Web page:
Letters t o the Editor


Minimizing Pain Due to Local Anesthesia To the Editor: Minimizing pain due to injection of local anesthetics is foremost in the minds of most dermatologic surgeons. The study by Stewart et al., along with editorial comment by Skouge, in the October 1989 issue furthers our attempt to address this aggravating problem. An alternative to modifying lidocaine solutions by adding a buffering agent is to follow the technique that I described for anesthetizing the scalp for hair transplant surgery: ”Three factors contribute to the pain of local anesthesia: (1)needle size, (2) rapidity of injection, and (3) the pH of the anesthetic. The local anesthesia is accomplished in two steps: plain lidocaine followed by lidocaine with epinephrine. The donor site is anesthetized with lidocaine 2% without epinephrine after each injection is sprayed with ethyl chloride. A 30-gauge needle is used, and the anesthetic is injected very slowly. Lidocaine without epinephrine has a pH of between 6.6 and 6.8.20 This solution can be injected slowly without producing much discomfort. After the area is anesthetized, a second injection of the area is done with lidocaine 2% with epinephrine 1:100,000 to obtain the benefit of vasoconstriction. Because this solution is quite acidic (pH 4.6), injection into a nonanesthetized site would be quite painful. Approximately 10-15 minutes is required for full vasoconstriction before grafts are taken.”’ This method of injecting local anesthetics has served my practice well. It relieves me of having to track the degradation factors in buffered or modified solutions of lidocaine. W. R O Y KNOWLES, M.D. Hoirstoii, Texns

REFERENCE 1 . Knowles WR. Hair transplantation: A review. Dermatol Clin Vol 5 , July 1987.

Stability Study of Trichloroacetic Acid To the Editor: The stability study of trichloroacetic acid solutions (TCA) in a recent issue of the Iournal (15:974-975, 1989) will lay to rest some misconceptions, such as the commonly held view that such preparations should be prepared fresh for maximum potency, or the unsubstantiated statement in Merck Index stating that ”storage of trichloroacetic acid in water at concentrations below 30% are not recommended.” Unfortunately, there were several concepts that were not studied or were studied improperly. Because of this, the reader could reasonably arrive at unproven, erroneous conclusions. The study suggested that TCA stability was best in amber bottles. Trichloroacetic acid is not listed as light sensitive by the United States Pharmacopoeia, the Merck Index, or the manufacturer’s material data safety sheet. Yet, the authors chose to use only light-resistant (amber) bottles in their study. Whereas the results clearly indicated that lightresistant glass bottles retained stability of several dilutions of TCA, it did not demonstrate any instability in clear bottles, nor is there any reference cited to support such a recommendation. Further, the study purported to compare stability of TCA in glass as opposed to ”plastic.” Unfortunately, one of the few plastic materials that is not resistant to TCA, polycarbonate (of which prescription-type liquid containers are composed), was chosen for the comparison. Of course, the containers dissolved. The obvious conclusion is that ordinary ARQ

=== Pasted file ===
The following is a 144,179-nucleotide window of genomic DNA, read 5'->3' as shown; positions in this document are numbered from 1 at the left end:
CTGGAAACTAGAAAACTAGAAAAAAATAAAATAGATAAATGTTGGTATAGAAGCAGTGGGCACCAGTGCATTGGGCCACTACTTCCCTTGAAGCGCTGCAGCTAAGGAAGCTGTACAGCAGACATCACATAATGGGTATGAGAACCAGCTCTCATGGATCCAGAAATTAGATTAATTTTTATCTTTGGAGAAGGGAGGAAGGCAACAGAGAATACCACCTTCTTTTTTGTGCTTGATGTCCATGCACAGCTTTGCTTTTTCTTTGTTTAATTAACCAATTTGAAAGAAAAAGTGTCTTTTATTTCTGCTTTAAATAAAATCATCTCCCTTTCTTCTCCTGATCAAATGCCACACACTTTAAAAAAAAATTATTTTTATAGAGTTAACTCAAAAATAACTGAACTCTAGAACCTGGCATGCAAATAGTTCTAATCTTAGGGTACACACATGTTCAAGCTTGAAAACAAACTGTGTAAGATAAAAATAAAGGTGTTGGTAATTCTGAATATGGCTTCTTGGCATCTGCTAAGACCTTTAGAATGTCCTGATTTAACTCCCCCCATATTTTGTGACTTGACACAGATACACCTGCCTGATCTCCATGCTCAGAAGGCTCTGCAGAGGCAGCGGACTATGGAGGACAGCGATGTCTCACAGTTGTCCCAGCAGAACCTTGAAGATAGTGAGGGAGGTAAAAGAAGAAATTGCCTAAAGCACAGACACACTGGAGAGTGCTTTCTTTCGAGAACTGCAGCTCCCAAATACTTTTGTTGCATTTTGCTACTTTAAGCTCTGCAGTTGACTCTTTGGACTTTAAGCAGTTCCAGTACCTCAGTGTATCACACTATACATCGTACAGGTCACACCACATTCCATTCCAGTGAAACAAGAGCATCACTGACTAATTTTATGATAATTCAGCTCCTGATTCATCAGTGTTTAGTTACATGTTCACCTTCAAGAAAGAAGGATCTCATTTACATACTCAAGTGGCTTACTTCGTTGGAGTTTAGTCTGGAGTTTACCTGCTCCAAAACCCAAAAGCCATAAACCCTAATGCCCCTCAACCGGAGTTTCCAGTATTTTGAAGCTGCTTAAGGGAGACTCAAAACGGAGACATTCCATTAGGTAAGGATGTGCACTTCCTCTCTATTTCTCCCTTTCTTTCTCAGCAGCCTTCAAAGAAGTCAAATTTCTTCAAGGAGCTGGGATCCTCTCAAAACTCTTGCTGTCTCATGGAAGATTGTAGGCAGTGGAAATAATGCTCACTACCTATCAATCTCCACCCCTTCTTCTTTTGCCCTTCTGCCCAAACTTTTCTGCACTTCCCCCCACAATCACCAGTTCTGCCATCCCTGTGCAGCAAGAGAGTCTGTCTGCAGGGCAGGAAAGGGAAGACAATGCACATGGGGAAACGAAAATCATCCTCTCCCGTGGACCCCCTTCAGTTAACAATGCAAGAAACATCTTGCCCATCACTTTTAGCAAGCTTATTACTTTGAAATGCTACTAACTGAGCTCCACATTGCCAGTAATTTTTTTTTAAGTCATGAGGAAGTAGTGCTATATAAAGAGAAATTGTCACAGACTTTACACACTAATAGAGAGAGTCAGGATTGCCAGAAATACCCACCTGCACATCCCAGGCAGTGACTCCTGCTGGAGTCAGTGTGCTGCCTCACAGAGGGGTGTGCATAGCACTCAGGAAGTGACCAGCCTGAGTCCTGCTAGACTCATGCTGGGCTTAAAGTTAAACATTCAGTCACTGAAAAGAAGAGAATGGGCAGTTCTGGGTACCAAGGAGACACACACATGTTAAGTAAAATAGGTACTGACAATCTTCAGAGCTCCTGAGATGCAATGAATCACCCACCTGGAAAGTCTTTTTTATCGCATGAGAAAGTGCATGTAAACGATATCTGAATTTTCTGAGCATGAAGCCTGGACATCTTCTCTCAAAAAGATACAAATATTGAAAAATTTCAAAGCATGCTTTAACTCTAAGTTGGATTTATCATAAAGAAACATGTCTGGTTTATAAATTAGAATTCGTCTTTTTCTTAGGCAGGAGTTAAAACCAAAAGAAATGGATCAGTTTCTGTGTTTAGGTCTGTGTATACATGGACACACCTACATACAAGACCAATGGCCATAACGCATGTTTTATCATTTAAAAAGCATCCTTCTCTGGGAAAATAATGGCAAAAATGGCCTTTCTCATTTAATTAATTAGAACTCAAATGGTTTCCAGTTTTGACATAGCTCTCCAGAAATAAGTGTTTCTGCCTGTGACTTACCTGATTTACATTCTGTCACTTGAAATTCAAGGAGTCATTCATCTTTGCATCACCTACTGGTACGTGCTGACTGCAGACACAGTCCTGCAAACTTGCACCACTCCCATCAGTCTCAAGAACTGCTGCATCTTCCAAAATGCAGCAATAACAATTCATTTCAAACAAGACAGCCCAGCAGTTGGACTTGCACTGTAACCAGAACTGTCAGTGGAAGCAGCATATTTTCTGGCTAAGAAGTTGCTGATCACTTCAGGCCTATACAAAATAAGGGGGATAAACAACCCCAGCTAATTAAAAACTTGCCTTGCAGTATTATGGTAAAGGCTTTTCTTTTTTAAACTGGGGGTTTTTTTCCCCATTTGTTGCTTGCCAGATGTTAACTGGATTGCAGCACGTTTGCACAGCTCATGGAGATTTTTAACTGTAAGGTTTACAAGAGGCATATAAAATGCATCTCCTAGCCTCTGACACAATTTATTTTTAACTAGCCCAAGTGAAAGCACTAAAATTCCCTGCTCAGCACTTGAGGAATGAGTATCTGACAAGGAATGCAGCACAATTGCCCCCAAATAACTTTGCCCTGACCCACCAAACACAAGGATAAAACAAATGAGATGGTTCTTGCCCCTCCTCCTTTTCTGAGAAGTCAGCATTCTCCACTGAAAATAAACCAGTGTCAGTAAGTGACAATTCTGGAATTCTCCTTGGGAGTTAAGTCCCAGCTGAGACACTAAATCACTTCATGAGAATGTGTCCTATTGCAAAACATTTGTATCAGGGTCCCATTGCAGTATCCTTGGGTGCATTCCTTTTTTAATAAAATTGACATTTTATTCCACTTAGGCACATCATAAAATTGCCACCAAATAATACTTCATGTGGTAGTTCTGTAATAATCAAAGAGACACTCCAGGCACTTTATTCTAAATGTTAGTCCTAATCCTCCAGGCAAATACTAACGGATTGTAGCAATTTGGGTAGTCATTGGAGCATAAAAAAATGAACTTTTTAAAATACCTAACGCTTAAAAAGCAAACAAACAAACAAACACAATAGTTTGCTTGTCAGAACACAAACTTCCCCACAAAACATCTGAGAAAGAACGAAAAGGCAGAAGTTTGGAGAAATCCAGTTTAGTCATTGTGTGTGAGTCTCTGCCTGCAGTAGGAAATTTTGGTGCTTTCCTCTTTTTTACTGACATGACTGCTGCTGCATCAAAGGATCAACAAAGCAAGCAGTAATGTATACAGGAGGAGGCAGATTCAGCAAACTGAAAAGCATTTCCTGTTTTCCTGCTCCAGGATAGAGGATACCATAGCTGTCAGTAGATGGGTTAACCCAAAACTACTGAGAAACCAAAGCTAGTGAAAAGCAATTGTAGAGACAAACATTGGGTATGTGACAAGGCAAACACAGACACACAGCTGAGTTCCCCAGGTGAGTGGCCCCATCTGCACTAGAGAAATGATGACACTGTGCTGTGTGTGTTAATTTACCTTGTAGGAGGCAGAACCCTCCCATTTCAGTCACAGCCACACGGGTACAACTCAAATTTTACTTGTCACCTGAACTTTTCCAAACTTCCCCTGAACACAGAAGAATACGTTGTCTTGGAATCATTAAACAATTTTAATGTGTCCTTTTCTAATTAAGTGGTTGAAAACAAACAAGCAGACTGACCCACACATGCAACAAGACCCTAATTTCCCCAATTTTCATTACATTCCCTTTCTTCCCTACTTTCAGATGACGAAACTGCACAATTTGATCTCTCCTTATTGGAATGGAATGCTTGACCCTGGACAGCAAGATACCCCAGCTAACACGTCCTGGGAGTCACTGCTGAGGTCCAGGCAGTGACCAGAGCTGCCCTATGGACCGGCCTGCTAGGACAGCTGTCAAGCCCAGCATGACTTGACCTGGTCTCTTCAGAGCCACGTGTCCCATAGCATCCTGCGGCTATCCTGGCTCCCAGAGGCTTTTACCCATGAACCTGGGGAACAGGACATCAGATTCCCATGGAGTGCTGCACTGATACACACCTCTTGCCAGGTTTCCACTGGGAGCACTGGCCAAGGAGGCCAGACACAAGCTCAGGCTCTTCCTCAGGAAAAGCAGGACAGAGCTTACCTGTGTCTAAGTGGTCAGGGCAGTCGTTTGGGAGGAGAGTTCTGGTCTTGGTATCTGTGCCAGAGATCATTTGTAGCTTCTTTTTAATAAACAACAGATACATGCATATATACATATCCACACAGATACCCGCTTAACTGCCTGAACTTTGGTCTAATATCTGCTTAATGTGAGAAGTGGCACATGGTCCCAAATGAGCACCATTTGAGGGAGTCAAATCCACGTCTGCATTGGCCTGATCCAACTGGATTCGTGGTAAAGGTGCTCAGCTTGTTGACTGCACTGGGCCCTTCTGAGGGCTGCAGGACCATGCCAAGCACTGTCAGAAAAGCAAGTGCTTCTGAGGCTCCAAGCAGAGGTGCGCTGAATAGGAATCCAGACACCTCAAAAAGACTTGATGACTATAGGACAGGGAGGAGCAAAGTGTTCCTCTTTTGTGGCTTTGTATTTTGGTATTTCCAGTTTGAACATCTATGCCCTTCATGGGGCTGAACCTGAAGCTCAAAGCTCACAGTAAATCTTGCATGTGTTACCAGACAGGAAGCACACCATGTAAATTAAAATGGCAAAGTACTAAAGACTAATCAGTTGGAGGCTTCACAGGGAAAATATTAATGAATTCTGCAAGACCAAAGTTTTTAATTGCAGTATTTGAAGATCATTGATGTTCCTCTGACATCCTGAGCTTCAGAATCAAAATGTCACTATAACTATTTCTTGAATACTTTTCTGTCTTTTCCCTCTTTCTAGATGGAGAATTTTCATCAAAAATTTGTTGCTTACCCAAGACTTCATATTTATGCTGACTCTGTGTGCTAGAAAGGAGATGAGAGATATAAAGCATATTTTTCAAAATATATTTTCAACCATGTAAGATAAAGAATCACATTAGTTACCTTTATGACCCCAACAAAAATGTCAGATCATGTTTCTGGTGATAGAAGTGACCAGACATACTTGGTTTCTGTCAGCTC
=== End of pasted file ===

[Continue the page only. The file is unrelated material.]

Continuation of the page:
plastic prescription containers must not be used to contain TCA. The most logical approach at this point would have been to use a TCA-resistant plastic, if one of the purposes of the study was to compare stability in glass versus plastic. Because there are specific advantages of plastic versus glass, it seems inappropriate to dismiss the possibility of using plastic. A TCA-resistant plastic has the obvious advantage of being unbreakable. This is not only advantageous in the office, but if any transport is required, a broken glass bottle can result in significant damage before discovery. Glass bottles generally have a wax-covered paper seal/lining for the cap. This paper is susceptible to the action of TCA, and can result in an imperfect seal, with subsequent subliminal loss of the TCA and/or absorption or evaporation of water. Plastic containers, where all parts of the bottle, cap, and seal are TCA-resistant, are available. There is also an advantage to having the TCA in a clear container (glass or plastic). Any discoloration suggestive of contamination or deterioration is immediately apparent in clear containers, whereas it may be masked in amber containers. JAMES F. DOLEZAL, R.PH., M.D. Council Bluffs, lowa